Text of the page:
Is Washington D.C. Preserving Buildings or Hoarding Them?
Noting that the city "has many more historically protected buildings than cities several times our size," Payton Chung argues that a vague set of criteria and the lack of a more centralized approach are hampering the effectiveness of historic preservation in Washington D.C.
Preservation may often act as a second option for residents opposed to changes the zoning code cannot prohibit. "Once it's in force, preservation concerns get the final say over just about everything else that might be on a community's wish list, whether it's sustainability, affordability, or occupant comfort."
A preservation glut, in addition to blocking new construction, "does an injustice to legitimately interesting buildings whose histories have yet to be uncovered, while also bloating the historic inventory with many other buildings of middling merit."1
The arbitrary nature of historic designations was made abundantly clear by DC’s historic preservation staff in a rare 2015 recommendation to deny a historic landmark application for a house in Petworth. In it, they said that the house itself wasn’t that special. Yet, if pulled together with its equally unremarkable neighbors, they cumulatively would clear the bar for architectural significance: “[T]he Board has denied applications to designate [eight addresses] on the grounds that, as architecture, they were not important enough examples or of special distinction in their neighborhoods. An architectural landmark must be a particularly noteworthy example and must be significant to the District of Columbia… The house at 16 Grant Circle does not alone stand out in this way… while not eligible for listing as an Historic Landmark, the house at 16 Grant Circle would undeniably contribute to a Grant Circle Historic District.” Sure enough, just months later the HPRB created the Grant Circle Historic District, evidently at the behest of some residents who wanted to stop construction of legal pop-ups.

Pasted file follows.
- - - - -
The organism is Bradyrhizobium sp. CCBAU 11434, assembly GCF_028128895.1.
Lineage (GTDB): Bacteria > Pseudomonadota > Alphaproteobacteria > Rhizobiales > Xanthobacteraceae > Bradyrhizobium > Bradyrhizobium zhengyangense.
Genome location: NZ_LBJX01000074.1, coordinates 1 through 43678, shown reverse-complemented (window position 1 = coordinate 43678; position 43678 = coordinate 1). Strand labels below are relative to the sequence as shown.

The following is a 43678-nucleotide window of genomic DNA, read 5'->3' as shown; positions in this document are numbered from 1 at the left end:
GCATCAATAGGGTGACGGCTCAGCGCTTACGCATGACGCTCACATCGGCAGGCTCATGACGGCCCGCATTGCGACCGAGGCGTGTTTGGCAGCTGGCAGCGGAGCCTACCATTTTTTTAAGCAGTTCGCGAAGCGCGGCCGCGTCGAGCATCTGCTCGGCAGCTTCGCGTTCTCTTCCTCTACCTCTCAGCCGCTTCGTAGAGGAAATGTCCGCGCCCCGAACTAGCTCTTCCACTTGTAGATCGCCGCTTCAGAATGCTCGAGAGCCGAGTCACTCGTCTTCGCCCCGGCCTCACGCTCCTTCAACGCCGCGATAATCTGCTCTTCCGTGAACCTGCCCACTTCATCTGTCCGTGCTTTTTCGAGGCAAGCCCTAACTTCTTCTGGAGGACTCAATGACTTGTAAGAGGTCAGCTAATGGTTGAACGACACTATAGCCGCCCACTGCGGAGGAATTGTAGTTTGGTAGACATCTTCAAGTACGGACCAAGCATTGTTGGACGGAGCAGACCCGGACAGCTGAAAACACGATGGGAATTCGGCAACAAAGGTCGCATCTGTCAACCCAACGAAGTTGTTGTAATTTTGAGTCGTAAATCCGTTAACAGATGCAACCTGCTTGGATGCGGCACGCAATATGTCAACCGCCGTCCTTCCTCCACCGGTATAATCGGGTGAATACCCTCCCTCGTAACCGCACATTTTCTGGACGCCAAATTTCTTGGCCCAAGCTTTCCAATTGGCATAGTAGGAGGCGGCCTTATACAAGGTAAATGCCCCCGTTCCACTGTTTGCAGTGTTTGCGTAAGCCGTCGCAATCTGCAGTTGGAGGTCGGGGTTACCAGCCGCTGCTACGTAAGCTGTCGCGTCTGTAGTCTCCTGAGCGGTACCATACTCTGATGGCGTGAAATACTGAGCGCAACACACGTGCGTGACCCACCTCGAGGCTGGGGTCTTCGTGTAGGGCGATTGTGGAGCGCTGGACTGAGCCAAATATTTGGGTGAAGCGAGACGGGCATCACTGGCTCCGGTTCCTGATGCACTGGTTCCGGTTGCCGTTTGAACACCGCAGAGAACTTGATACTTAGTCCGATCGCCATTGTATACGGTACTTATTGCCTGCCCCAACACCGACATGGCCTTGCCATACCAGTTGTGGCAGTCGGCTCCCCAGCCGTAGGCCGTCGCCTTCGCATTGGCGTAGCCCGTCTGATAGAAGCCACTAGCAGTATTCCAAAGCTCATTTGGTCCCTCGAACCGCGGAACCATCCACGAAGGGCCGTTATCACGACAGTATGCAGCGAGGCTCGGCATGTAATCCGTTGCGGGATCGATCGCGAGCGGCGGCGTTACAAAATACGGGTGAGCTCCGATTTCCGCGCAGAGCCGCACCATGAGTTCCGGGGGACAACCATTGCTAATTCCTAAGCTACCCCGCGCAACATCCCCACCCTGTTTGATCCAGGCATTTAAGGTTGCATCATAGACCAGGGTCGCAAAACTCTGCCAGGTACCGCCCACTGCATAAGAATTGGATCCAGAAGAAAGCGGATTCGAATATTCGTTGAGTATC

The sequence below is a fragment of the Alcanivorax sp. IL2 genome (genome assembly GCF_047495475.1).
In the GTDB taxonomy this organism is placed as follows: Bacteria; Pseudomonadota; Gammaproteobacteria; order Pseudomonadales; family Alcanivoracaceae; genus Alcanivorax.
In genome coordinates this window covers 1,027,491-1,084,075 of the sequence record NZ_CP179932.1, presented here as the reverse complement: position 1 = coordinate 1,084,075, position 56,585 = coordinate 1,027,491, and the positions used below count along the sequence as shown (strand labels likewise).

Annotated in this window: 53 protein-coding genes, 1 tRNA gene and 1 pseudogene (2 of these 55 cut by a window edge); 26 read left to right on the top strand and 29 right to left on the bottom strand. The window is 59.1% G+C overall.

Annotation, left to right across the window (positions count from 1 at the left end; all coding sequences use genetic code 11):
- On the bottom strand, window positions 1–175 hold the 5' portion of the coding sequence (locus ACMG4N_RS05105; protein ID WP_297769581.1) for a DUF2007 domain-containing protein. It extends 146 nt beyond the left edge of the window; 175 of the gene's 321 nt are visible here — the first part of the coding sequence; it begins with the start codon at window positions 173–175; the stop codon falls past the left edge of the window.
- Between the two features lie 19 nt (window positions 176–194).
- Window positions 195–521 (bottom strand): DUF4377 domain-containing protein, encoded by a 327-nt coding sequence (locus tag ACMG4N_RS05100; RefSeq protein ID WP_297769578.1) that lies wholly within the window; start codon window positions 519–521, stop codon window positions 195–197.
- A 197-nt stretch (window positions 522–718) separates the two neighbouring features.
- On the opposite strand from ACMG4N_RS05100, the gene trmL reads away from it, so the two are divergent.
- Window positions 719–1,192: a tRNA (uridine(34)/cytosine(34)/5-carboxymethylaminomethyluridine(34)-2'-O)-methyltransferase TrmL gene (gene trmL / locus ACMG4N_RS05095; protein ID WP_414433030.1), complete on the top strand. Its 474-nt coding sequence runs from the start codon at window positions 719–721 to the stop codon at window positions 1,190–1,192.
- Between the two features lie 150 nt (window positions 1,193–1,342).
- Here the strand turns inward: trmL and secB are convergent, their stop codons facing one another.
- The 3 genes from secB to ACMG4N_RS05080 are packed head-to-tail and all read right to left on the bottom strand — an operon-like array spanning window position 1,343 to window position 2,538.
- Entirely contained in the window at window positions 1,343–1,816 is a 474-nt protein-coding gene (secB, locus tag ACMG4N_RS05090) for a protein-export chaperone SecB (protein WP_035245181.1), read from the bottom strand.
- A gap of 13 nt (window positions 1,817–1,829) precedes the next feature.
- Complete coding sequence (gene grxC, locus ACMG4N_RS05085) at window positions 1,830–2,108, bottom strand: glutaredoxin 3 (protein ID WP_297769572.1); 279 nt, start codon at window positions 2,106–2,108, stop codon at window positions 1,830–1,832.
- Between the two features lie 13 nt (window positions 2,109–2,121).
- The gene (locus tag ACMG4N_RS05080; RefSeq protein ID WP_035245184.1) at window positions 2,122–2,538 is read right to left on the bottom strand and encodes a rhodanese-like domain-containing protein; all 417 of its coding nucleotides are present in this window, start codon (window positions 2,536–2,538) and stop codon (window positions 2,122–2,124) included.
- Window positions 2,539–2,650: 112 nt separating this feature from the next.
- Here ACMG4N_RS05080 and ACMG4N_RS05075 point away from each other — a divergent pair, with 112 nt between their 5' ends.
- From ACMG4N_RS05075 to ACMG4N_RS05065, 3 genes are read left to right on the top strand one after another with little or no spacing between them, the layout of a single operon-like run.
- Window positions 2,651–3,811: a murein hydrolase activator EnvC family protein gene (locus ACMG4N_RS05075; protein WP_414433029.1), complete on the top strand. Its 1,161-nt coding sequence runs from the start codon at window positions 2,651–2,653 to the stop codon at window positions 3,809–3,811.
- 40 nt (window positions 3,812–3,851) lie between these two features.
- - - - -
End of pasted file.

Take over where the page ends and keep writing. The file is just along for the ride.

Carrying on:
Anywhere a penny-pinching developer stamps out identikit designs, the resulting buildings will all look unremarkable, all together — but as long as that togetherness was a while ago, it's apparently sufficient to warrant historic protection. Never mind that the individual buildings might be middling, that their architectural unity is compromised by "non-contributing" buildings in the middle, or that there might be better examples somewhere else.
Many other places, including Arlington, Chicago, and Los Angeles, have proactively done comprehensive "historic resources surveys," a process that a National Park Service handbook calls the "basis for preservation planning." The National Historic Preservation Act even lists the first responsibility of a State Historic Preservation Officer, a role that the Office of Planning plays in DC, as "direct and conduct a comprehensive statewide survey of historic property and maintain inventories of the property."
In these surveys, planners go out into the field to visit and inventory every single building, and evaluate whether it could potentially meet the predetermined criteria for historic designation because of its age, architectural merit, or context. A comprehensive survey is the first step in a proactive approach to preservation that identifies and saves those buildings of greatest historic value — whether the oldest structures, the most noteworthy and influential designs, the best-kept examples of various types and styles, or places that shaped important individuals, events, or movements.
A survey could identify the best examples of particular building types, like those from a certain era, style, architect, or use, and make preservation of the most notable structures a high priority. By doing so, it would guarantee that the stories that those types tell are being preserved, rather than rescuing everything for all time.